Did you know that in a country like the United States, construction waste accounts for about one third of all refuse nationwide?
With a statistic like this, it’s clear that even modest efforts to make better use of debris or existing building materials can make significant changes. Even if you are starting from a greenfield site, construction waste will always occur. (Cardboard, plastic packaging, and excess building materials are just some examples.)
What Gets Recycled and How?
According to where your building project is being carried out, old and excess recyclable materials can include:
- Masonry for reuse in your construction or for crushing to make road bases
- Windows, doors, and roofing (where reusable) for use in other habitations
- Appliances and fixtures, including sinks and baths, for refitting elsewhere
- Lumber and wood products (where reusable) for reuse, or conversion to mulch or biomass fuel
- Metals for smelting and conversion into other products
- Vegetation and trees for replanting if feasible, or for biomass fuel
- Cardboard and paper for pulping
- Plastic crates/container, bags and sheets (where reusable)
Some materials even lead to a negative impact on health and the environment if they are simply disposed of as landfill. For example, lead in contact with water makes the water toxic. Plasterboard in landfills releases hydrogen sulfide, which is a poisonous gas.
Tip 1. Build It Back Into the New Building
The smartest way to recycle construction waste is to integrate it back into the new building or the new building site. Some of this may happen naturally. In remodeling projects, walls are not necessarily demolished. They may simply be redecorated, moved, or reconfigured. Lumber cut-offs in wood-framed constructions may be useful for fire blocking or as spacers.
Tip 2. Build to Standard Dimensions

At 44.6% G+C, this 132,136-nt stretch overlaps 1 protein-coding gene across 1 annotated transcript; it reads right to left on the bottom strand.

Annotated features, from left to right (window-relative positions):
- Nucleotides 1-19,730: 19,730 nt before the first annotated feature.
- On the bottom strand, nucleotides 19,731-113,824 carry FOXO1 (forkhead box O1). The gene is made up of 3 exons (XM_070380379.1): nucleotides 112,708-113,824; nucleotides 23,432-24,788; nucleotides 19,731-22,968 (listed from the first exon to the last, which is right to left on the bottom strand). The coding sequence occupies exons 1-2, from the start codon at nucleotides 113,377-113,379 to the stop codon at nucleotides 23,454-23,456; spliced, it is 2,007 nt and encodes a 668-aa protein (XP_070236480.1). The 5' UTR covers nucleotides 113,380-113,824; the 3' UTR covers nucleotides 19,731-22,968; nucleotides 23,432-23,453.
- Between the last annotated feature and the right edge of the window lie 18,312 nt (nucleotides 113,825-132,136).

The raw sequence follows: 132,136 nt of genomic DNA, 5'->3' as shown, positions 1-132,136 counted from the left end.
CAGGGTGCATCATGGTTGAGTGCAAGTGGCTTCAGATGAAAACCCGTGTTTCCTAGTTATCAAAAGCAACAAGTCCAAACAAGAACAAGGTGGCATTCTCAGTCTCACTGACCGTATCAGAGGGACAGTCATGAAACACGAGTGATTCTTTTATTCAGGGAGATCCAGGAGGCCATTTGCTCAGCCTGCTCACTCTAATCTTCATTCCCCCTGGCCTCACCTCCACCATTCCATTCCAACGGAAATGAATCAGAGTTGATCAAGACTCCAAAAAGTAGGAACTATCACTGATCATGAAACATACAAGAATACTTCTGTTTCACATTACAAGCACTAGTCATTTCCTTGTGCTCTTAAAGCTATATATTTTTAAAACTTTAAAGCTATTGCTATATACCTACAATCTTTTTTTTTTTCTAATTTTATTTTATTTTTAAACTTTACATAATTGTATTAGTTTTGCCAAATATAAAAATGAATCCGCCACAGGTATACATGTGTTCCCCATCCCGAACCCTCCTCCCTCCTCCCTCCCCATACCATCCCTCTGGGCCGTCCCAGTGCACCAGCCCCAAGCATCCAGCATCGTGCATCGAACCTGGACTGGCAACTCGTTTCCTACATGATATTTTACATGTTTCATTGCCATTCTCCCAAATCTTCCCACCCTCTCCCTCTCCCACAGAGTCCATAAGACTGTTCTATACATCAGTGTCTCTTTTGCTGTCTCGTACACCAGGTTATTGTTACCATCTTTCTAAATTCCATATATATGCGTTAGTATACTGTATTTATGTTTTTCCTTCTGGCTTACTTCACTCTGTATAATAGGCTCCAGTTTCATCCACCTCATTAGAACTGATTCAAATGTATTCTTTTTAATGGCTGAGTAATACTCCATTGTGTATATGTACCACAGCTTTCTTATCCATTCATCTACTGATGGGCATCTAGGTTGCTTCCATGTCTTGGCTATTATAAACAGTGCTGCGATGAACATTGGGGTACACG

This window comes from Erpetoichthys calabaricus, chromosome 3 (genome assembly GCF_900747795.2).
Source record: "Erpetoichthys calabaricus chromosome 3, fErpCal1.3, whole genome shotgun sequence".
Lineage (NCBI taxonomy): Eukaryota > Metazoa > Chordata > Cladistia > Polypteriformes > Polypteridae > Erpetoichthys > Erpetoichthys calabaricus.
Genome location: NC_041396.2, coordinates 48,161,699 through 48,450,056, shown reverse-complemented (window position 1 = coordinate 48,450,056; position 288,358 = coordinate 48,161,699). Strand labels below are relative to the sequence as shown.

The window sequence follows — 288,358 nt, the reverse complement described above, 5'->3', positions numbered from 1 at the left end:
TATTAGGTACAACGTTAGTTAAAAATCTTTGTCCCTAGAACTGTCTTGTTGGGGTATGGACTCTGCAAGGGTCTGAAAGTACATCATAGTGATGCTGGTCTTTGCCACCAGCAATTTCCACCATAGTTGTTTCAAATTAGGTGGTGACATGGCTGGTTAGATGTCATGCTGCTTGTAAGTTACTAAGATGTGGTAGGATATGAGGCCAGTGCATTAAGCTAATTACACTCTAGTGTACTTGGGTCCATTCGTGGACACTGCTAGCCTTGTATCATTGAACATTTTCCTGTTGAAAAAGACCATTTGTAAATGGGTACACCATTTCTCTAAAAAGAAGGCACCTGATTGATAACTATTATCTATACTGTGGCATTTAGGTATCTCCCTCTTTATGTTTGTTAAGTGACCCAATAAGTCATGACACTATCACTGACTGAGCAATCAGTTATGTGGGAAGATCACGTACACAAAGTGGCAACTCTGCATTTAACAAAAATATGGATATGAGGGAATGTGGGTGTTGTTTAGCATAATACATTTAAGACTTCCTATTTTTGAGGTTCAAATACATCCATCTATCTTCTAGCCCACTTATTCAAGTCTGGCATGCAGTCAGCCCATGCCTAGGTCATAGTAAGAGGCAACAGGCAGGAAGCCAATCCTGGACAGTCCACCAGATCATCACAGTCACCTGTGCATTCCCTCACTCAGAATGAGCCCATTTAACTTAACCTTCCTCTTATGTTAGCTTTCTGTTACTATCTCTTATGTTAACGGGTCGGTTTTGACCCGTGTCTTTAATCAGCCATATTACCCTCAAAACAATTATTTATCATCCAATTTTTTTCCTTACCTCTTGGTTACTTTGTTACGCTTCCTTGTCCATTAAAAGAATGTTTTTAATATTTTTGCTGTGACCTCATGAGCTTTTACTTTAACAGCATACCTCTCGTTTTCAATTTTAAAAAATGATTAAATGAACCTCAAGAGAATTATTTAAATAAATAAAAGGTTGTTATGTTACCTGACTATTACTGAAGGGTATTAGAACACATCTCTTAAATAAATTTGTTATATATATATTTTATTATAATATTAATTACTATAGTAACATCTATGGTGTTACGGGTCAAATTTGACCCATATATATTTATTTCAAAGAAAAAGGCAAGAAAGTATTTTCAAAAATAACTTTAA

Building projects may offer the chance to use building materials supplied in standard measurements. The less you have to adapt or cut, the less wastage you will incur – not to mention the time and effort saved. Framing layouts can be planned to use standard wood lengths, for instance. Standard dimensions also make it easier to reuse any materials you have left over.
Tip 3. Locate Your Local Recycling Center
The key word here is local. If it takes too much time, effort, and gas to transport construction waste for recycling, look for another solution (like avoiding waste instead). If the recycling center is close enough, find out what they take and when they open. Then add necessary trips to your overall construction schedule and planning to minimize overall impact. Take waste to the recycling center on the way out when you go to fetch new building materials, for instance.
Tip 4. Practice Deconstruction Instead of Demolition
Organizations exist in some areas to remove reusable items without damage for reuse in social housing projects. There may also be tax advantages to the customer who is paying for the overall project. If this is not possible, an alternative is a front yard sale of such items during the construction project. Radiators, grates, piping, appliances, and fittings in sufficiently good condition can all qualify.
Tip 5. Calculate the Savings
In case you had any doubts about it, recycling construction waste is not only a way of helping the planet, but also an opportunity for higher profitability, better prices to customers, or both. In buying fewer new materials, recycling waste without having to transport it, or reselling it where is has market value, there are positive economic as well as environmental consequences. Good construction accounting tools will help you to manage the savings to be made through recycling.
Which construction materials do you find the easiest to recycle? Give us your input or suggestions in the comments space below!